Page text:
So, I got an email from Ironman race headquarters...
After many years of trying, I finally won a lottery slot to Kona! Getting to the starting line was an adventure unto itself, but with the help of my coach Jake, four months of hard work, and the patience of my wife Sunny, I did get to the starting line early Saturday morning in Kailua-Kona.Aloha Lucky Athlete, My name is xxxxx, the Athlete Liaison for the Ford Ironman World Championship race to be held in Kailua-Kona, Hawaii, on October 13, 2007. It is a pleasure to send you this special invitation to participate in this year's race. We are all very excited to see your dreams fulfilled by competing in the 2007 Ford Ironman World Championship.
At an ironman, I often feel out of place. The two thousand athletes at the starting line are in incredible shape, and many are elite professionals. At Kona, the feeling of alienation was extreme; except for lottery winners like me, everyone who is racing has won a spot by placing in the top few in their age group in another race. The people around me are in simply phenomenal shape, and though I am in near the best shape of my life, it just isn't comparable.
Nonetheless, I'm confident, and looking forward to the race. The start area is in a cramped harbor. To get into the water, you have to run down a set of carpeted stairs; it's a bit of a funnel getting 1800 athletes down there in time for the starting gun to go off. I got in place, though, and the gun went before I even realized it...we're off!
I settled quickly into a nice swim rhythm. There weren't really any waves, the water was nice and warm, and for a good chunk of the race, I could see 20 feet down to the sand, coral, and fish at the sea bottom. I was bumping into other swimmers for much of the first half, and I was nervous, but it felt like I was going strong. At the turnaround, I poked my head up and took 10 seconds to soak it all in; the swim start was far off in the distance, and I could see the long string of swimmers coming towards and away from me. Heading back in was fun, though I was beginning to chafe from the salt in the water.
Coming into t1, I was very glad to be out of the water and onto the bike. The sun was starting to cook, so I slathered myself extra-well with sunscreen. Hopping on the bike, I saw Sunny at the transition area, and then got cranking. I was pretty fast (19mph+) for the first 30-40 miles, but then the famous Kona headwinds started blowing. As well, miles 45-55 are a slow, steady climb up to the turnaround point at Havi. Finally, that Kona sun started baking down on me, and the reflective heat from the lava fields next to the Queen K highway was the icing on the cake.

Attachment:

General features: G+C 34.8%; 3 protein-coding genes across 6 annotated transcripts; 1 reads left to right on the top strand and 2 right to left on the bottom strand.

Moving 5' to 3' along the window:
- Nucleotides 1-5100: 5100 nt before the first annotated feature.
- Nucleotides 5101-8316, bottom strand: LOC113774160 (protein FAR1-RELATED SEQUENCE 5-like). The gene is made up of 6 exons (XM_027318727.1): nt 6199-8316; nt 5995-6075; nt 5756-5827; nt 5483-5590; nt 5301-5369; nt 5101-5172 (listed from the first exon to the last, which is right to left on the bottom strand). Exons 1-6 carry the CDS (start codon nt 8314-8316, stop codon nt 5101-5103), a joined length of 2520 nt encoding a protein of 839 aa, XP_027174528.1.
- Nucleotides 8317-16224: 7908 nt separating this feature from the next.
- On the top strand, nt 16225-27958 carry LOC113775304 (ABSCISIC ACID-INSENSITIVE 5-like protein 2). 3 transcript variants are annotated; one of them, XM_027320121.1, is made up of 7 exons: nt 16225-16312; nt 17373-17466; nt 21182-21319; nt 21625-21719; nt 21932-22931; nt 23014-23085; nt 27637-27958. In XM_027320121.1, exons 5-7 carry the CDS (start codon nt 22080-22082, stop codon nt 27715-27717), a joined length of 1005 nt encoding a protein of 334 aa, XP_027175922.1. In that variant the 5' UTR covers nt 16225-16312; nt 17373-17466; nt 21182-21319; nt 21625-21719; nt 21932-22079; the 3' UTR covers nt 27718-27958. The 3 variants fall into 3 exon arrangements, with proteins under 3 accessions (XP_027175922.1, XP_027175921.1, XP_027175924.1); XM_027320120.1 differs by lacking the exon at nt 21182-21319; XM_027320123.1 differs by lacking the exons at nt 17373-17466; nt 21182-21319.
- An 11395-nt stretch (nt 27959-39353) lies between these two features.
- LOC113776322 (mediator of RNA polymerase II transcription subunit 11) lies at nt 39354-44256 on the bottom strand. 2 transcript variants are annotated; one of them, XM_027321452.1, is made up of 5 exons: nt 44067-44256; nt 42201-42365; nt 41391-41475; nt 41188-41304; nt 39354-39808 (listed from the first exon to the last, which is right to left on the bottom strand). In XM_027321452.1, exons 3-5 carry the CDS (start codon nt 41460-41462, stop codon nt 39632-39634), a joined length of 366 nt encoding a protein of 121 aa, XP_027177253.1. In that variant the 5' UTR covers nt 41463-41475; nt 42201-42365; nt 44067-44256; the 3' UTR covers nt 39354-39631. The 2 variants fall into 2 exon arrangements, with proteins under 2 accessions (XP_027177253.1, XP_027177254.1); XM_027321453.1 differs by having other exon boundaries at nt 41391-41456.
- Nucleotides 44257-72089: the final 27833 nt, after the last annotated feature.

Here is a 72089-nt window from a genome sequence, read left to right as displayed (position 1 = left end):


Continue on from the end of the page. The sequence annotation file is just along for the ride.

It was at this point that I realized something was going on with my feet. My bike shoes have always been a snug fit, which has led to pressure sore issues on long (multi-day) rides. But, given the heat and the huge amount of hydration and salt intake I'd been doing, I think my extremities were swelling some. The bottom of my right foot was getting very tender, to the point at which it was painful to apply power on the pedals. But, I was looking forward to the turnaround, the downhill section of the ride, and hopefully a tailwind back into Kailua-Kona.
After the turnaround, I flew down the Havi hill. But, at the bottom, I realized that I didn't have a tailwind -- in fact, it felt as though the winds had shifted and I was riding into a headwind again! Sure enough, the ride back to Kailua-Kona was just as tough as the ride out. Between the increasing pressure on my foot, a sense that I was getting fried by the sun, and the headwinds, the last 25 miles were excruciating. But, I eventually and happily rolled into t2.
When I got off my bike, I nearly fell over. I simply could not stand on my right foot, as the pain from the swelling and pressure on the bike shoes was so great. I literally hopped through the transition area, grabbed my change of clothes, and hopped into the t2 change tent. There, I managed to get the attention of a medical volunteer to look at my foot. The bottom of it was noticably bruised, and it felt like the bone itself was tender. Luckily, the medical volunteer kept me calm, gave me advil for the pain, and an icepack to apply to the bottom of the foot. While sitting there, I noticed that my bike shorts had slid up a few inches on my legs, and the newly exposed skin was blistered -- I guess I hadn't applied enough sunscreen there, and I got nicely fried.
Thirty minutes later (my longest transition ever!) I was feeling confident and my foot was less tender. The volunteer helped me pad and wrap my foot, and I hobbled out of t2 to start the final leg of the race.
I managed to run for the first five miles of the marathon, but pretty soon the pain in my foot was back, and worse, I could feel the padding and bandaging starting to cause blistering. I ended up having to walk in the final 21 miles of the marathon, and at about mile 10, I could feel the skin from the blister on the bottom of my foot separate from the flesh, and start smooshing around. (Ouch!)
The sun went down, and I found myself in pitch darkness on the Queen K, limping through the last 5 miles of the race. Finally, shortly before 11pm, I made it to Alii drive and the final hundred yards of the race! It's amazing how all the pain disappears, the muscles get fresh, and you're able to sprint the last 30 seconds of the race. Crossing the finish line felt amazing; in spite of the pain, lumps, and bumps, I'm glad I did it.